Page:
‘Less is More’: The most important lesson of my 20's
“Simplicity is the ultimate sophistication”
- Leonardo Da Vinci
As a 21 year old, I bought into the myth that to be a successful business person, you have to look the part.
And so, most of my graduate level pay check went towards my own entertainment. I remember one weekend, a friend and I flew to Melbourne and put ourselves up in a luxury apartment flat in the heart of the city. We went out both nights to the most exclusive clubs in town. And spent both days shopping for clothes, shoes and accessories. This was my ideal holiday. Our flight back to Brisbane (home at the time) was on the Sunday night. On the way to the airport, we didn’t expect being stuck in a traffic jam moving at 10km/hour the whole way. Needless to say, we missed our flight. Yet, I remember being cool as a cucumber as I pulled out my debit card to pay $500 to get us on the next flight. Today, this story makes me cringe at the realisation of how much money I must have pissed away doing things that are plain and simply, unnecessary.
Two years later, I finally had enough money saved up to buy the car I wanted to drive since I was 17. A slick two-door convertible Mercedes SLK 250. It was everything I had been working so hard for these past few years. So I decided to cash in my life’s savings on it. I recall driving with the top down, smiling at the thought of being the only 23 year old in my own convertible. Yes, I was turning into a douche-bag.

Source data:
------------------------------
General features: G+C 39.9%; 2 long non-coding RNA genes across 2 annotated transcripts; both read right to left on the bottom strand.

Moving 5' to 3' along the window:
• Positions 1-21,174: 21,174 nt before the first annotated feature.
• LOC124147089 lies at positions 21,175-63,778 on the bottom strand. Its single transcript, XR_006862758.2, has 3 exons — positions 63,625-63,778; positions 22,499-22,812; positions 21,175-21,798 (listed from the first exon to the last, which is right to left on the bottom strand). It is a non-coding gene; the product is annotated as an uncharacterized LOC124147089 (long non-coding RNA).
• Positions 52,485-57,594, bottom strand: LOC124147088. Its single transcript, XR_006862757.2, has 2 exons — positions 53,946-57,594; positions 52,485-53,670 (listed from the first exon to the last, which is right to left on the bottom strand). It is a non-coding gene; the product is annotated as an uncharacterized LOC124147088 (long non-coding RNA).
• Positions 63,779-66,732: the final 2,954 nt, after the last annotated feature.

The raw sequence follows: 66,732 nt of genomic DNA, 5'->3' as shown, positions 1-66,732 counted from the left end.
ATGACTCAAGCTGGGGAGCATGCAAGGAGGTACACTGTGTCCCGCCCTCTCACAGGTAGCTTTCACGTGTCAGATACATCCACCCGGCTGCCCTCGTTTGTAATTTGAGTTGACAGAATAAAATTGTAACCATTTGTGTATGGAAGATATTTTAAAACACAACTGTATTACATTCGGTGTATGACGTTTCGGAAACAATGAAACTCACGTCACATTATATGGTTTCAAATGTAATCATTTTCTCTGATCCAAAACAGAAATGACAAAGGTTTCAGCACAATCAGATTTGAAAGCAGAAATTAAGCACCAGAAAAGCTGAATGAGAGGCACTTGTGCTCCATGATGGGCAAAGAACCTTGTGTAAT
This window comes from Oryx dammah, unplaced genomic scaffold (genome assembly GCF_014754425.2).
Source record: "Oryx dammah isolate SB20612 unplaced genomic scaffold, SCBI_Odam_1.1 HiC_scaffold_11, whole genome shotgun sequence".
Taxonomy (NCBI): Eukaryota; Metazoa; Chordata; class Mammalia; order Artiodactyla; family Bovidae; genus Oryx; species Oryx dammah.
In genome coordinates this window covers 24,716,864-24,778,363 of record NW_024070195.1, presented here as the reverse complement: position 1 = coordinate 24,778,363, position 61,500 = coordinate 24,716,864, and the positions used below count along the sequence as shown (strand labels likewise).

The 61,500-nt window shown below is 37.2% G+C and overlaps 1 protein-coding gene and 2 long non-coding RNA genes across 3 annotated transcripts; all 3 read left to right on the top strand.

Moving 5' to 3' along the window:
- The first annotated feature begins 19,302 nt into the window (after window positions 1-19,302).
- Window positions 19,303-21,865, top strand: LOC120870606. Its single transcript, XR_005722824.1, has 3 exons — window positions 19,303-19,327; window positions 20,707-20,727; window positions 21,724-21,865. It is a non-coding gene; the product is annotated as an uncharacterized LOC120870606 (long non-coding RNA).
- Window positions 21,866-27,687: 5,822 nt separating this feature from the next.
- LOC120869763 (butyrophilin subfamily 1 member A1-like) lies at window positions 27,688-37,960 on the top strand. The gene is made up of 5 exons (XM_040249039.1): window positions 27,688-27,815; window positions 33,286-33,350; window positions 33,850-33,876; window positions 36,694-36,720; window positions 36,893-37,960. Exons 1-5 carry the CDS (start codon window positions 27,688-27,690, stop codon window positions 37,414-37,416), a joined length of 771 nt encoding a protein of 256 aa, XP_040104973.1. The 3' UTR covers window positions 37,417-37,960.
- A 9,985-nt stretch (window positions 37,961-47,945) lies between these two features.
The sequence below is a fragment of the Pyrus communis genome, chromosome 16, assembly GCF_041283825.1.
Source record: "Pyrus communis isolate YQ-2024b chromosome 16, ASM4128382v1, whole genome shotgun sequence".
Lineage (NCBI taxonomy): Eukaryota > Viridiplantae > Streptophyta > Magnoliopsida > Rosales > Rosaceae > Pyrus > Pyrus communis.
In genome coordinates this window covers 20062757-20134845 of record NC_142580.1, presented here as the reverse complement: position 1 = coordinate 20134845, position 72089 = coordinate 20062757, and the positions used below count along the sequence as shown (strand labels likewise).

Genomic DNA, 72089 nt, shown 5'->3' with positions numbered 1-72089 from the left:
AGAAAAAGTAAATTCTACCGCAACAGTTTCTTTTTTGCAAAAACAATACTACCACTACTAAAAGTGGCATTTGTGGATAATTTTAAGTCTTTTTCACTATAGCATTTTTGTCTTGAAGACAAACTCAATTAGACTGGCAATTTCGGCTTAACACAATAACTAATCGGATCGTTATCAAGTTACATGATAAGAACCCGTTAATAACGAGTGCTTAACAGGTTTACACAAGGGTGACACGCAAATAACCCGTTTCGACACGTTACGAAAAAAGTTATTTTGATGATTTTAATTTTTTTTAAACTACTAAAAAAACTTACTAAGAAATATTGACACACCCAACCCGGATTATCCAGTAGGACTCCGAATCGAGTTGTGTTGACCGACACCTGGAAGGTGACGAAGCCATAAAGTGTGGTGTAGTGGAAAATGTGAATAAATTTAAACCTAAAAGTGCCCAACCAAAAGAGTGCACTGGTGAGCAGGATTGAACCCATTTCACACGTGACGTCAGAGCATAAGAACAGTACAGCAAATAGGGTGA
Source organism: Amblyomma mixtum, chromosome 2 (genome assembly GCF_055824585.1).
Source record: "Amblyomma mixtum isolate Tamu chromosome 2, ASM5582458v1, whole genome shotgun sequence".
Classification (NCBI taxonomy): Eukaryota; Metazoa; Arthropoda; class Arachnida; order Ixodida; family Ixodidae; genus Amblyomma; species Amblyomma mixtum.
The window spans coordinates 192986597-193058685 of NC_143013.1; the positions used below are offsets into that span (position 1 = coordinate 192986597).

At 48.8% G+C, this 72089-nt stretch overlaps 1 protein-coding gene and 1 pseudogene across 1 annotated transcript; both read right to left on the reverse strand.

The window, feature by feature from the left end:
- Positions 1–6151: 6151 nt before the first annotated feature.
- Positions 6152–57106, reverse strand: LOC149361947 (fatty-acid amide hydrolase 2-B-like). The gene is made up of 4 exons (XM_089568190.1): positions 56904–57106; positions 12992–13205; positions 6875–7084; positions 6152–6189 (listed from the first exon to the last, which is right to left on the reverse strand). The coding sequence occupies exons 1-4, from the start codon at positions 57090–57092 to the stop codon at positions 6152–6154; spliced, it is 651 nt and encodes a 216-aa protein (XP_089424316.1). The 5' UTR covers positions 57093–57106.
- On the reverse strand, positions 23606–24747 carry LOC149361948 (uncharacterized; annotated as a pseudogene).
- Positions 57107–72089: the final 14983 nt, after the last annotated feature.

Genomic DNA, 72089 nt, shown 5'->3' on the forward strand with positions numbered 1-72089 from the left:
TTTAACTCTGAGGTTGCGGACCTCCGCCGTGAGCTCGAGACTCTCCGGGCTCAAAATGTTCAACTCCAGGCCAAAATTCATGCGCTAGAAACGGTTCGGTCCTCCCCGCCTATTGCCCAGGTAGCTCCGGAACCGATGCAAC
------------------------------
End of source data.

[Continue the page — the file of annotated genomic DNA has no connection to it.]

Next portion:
Now approaching 27 years of age, I figured it’s a good opportunity to reflect on the biggest paradigm shift I’ve had in the past six years: Minimalism. The path to this discovery began three years ago when I traded my Benz for two suitcases and a one-way ticket overseas.
2014: In Chicago with nothing but a couple of suitcases. Weirdly liberating.
The following are three benefits I’ve experienced since embracing an optimal minimal lifestyle:
My need for “stuff” came from my own insecurities. There was definitely a need to impress people — family and friends. Moreover, there was a need to live up to my own expectations. Television and media shaped my expectations as a high school or uni student as to what my life should look like in my 20’s. This included nice cars, watches, clothes and cuff-links.
Today, I no longer want to be the egotistical Harvey Spectar persona, which never suited me in the first place. As a result, I have less insecurities and more confidence and lasting contentment. I’m quite happy to wear a plain v-neck and some jeans to work, and will only suit up for a client meeting or special occasion. This means suiting up has still got it’s novelty, and I don’t need to go out and buy a new suits and other accessories at every opportunity.
The punch-line — I’m more than comfortable being a nice guy, a team player, with a killer work ethic. The bravado that I do have is no longer intended to cover up my insecurities, but to exhibit confidence.
The biggest value in not having expensive taste which may take weeks / months / years to satisfy, is being able to enjoy the process of day-to-day life.